Source: Lindsey Williams, BookRiot, August 18, 2020
Arizona has made headlines quite often this summer as the state’s COVID-19 cases soared. As of August 13, the CDC reports that Arizona currently ranks third in cases per capita, falling only behind Louisiana and New York City.
In the state’s most populous county, Maricopa, two major library systems have yet to reopen. The Phoenix Public Library System, which has 17 branches located throughout the Phoenix area, states on their website that it “continues to remain closed to in-building visits in order to ensure we are doing all we can to keep our community and staff safe during our ongoing response to the Coronavirus pandemic.” The Maricopa County Library District, which has 20 branches located throughout the county, has also remained closed “in order to ensure we are doing all we can to keep our staff and community safe during this crisis.”
Despite this, several city libraries in Maricopa County made the decision to reopen, some as early as June 1. This begs the question: If the two major library systems in Maricopa County remain closed to the public to ensure the safety of their staff and patrons, what are the libraries that have chosen to reopen doing to protect their own?
Source: Starr Hoffman, Samantha Godbey, Library Management, Vol. 41 No. 4/5, 2020
From the abstract:
This paper explores trends over time in library staffing and staffing expenditures among two- and four-year colleges and universities in the United States.
Researchers merged and analyzed data from 1996 to 2016 from the National Center for Education Statistics for over 3,500 libraries at postsecondary institutions. This study is primarily descriptive in nature and addresses the research questions: How do staffing trends in academic libraries over this period of time relate to Carnegie classification and institution size? How do trends in library staffing expenditures over this period of time correspond to these same variables?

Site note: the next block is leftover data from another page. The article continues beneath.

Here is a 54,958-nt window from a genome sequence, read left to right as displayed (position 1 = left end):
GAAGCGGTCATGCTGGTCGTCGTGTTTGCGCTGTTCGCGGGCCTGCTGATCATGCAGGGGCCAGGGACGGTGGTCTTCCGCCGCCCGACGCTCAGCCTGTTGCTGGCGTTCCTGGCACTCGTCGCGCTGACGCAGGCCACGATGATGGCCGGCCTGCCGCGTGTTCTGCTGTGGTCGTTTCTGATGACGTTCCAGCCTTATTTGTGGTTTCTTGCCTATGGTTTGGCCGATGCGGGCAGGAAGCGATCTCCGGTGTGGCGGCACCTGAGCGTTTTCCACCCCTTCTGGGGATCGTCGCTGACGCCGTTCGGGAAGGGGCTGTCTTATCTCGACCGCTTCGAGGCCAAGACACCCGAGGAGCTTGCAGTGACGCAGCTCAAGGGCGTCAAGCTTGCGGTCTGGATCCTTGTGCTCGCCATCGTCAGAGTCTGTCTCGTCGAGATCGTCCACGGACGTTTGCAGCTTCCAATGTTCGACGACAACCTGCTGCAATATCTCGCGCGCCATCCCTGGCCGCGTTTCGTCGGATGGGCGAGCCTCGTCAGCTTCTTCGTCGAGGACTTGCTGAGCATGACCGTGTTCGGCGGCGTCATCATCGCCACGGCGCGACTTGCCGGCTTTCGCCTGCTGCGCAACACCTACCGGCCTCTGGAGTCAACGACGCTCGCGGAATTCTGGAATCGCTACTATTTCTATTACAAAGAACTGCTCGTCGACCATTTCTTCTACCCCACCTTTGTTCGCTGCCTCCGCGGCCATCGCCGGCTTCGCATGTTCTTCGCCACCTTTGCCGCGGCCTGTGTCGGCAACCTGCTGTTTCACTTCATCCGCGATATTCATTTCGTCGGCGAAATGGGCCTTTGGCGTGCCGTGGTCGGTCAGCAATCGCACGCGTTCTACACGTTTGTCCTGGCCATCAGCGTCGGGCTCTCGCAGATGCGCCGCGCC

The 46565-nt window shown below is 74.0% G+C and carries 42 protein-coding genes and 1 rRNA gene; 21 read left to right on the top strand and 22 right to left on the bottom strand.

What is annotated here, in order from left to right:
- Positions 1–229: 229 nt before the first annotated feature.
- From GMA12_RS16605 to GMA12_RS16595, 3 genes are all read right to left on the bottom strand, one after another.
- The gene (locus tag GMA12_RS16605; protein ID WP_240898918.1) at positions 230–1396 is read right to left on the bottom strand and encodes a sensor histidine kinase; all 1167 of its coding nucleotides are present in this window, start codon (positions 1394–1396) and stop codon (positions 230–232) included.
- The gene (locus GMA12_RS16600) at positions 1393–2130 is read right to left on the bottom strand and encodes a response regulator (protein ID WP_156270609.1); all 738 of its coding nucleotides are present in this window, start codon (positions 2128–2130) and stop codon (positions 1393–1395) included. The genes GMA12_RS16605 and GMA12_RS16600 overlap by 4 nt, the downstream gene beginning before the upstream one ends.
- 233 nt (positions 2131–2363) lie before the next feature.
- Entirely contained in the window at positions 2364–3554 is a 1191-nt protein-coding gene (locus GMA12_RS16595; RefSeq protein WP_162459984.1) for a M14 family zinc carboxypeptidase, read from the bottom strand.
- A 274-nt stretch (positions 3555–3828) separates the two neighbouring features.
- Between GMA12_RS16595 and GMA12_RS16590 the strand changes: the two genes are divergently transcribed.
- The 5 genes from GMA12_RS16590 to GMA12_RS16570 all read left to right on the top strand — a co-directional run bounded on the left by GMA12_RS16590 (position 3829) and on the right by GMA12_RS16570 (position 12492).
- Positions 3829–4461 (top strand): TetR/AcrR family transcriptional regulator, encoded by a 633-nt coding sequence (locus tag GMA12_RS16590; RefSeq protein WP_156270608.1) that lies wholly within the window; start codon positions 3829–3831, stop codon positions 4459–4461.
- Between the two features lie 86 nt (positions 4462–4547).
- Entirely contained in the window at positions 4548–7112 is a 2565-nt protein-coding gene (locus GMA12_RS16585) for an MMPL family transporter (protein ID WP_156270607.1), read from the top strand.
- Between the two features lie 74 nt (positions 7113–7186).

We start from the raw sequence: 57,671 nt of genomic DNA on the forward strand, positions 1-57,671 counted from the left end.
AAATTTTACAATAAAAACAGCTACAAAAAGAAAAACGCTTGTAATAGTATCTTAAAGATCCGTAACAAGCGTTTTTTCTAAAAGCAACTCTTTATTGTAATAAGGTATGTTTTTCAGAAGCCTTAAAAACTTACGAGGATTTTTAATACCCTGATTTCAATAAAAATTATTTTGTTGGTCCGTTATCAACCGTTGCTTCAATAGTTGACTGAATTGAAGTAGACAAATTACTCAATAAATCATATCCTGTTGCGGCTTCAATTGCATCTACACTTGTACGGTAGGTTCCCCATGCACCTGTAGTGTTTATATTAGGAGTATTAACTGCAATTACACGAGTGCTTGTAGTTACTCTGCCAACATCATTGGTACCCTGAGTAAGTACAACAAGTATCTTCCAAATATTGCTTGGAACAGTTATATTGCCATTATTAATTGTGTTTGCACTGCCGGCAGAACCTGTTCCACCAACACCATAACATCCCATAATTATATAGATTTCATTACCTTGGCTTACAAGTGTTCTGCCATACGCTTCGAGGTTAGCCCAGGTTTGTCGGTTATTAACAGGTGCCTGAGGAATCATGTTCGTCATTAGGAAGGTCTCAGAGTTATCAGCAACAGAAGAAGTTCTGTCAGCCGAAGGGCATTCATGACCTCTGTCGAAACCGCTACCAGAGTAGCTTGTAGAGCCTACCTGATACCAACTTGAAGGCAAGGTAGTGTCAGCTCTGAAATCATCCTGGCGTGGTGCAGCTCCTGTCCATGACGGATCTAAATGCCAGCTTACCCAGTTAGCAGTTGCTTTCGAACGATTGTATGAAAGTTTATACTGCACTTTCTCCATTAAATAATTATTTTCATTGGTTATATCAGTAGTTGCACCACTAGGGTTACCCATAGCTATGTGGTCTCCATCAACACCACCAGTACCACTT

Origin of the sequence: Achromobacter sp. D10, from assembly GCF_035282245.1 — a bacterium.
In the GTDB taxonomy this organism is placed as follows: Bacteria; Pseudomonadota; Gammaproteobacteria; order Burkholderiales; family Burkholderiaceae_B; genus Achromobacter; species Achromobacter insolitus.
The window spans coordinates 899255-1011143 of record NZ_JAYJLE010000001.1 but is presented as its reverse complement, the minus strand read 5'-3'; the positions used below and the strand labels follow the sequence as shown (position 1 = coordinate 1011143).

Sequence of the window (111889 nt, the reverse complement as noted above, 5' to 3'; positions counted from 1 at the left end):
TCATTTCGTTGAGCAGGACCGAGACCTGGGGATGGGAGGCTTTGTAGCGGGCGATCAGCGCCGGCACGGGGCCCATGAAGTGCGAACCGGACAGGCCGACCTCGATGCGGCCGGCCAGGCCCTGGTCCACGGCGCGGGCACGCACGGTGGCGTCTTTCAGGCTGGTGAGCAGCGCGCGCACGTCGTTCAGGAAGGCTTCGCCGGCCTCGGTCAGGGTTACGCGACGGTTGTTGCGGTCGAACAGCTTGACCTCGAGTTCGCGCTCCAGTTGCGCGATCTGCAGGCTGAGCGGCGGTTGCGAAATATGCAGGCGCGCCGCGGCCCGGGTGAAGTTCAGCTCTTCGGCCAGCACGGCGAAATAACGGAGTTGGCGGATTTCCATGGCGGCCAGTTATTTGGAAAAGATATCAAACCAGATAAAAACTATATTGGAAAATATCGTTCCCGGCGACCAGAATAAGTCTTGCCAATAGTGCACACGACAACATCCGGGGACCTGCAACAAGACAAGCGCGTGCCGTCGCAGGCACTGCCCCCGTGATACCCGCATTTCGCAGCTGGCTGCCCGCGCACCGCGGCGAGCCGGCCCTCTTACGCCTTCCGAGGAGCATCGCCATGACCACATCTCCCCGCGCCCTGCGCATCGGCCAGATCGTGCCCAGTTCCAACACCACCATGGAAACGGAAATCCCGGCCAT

Across all institutions, on average, total library staff decreased from 1998 to 2012. Numbers of librarians declined at master’s and doctoral institutions between 1998 and 2016. Numbers of students per librarian increased over time in each Carnegie and size category. Average inflation-adjusted staffing expenditures have remained steady for master’s, baccalaureate and associate’s institutions. Salaries as a percent of library budget decreased only among doctoral institutions and institutions with 20,000 or more students.
This is a valuable study of trends over time, which has been difficult without downloading and merging separate data sets from multiple government sources. As a result, few studies have taken such an approach to this data. Consequently, institutions and libraries are making decisions about resource allocation based on only a fraction of the available data. Academic libraries can use this study and the resulting data set to benchmark key staffing characteristics.
Source: Robert P. Holley, Journal of Library Administration, Vol. 60 no. 5, 2020
From the abstract: